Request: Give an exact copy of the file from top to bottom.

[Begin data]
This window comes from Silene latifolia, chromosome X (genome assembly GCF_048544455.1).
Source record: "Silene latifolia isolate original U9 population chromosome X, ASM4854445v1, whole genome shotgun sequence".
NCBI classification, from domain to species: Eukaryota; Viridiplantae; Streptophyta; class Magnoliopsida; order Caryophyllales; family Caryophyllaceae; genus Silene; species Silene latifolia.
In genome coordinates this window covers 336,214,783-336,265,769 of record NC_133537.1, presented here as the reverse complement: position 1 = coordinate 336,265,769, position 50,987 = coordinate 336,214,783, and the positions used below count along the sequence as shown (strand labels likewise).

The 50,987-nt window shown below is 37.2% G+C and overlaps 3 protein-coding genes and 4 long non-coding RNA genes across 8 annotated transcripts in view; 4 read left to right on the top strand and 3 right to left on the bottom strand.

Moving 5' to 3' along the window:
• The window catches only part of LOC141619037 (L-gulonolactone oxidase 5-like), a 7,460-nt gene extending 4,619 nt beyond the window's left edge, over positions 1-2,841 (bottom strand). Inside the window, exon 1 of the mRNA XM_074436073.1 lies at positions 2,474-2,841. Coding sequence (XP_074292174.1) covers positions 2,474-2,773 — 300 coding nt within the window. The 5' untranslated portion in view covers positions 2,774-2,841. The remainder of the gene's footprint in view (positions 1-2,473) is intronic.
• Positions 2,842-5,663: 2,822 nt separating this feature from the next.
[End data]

This window comes from Silene latifolia, chromosome X (genome assembly GCF_048544455.1).
Source record: "Silene latifolia isolate original U9 population chromosome X, ASM4854445v1, whole genome shotgun sequence".
NCBI classification, from domain to species: Eukaryota; Viridiplantae; Streptophyta; class Magnoliopsida; order Caryophyllales; family Caryophyllaceae; genus Silene; species Silene latifolia.
In genome coordinates this window covers 336,214,783-336,265,769 of record NC_133537.1, presented here as the reverse complement: position 1 = coordinate 336,265,769, position 50,987 = coordinate 336,214,783, and the positions used below count along the sequence as shown (strand labels likewise).

The 50,987-nt window shown below is 37.2% G+C and overlaps 3 protein-coding genes and 4 long non-coding RNA genes across 8 annotated transcripts in view; 4 read left to right on the top strand and 3 right to left on the bottom strand.

Moving 5' to 3' along the window:
• The window catches only part of LOC141619037 (L-gulonolactone oxidase 5-like), a 7,460-nt gene extending 4,619 nt beyond the window's left edge, over positions 1-2,841 (bottom strand). Inside the window, exon 1 of the mRNA XM_074436073.1 lies at positions 2,474-2,841. Coding sequence (XP_074292174.1) covers positions 2,474-2,773 — 300 coding nt within the window. The 5' untranslated portion in view covers positions 2,774-2,841. The remainder of the gene's footprint in view (positions 1-2,473) is intronic.
• Positions 2,842-5,663: 2,822 nt separating this feature from the next.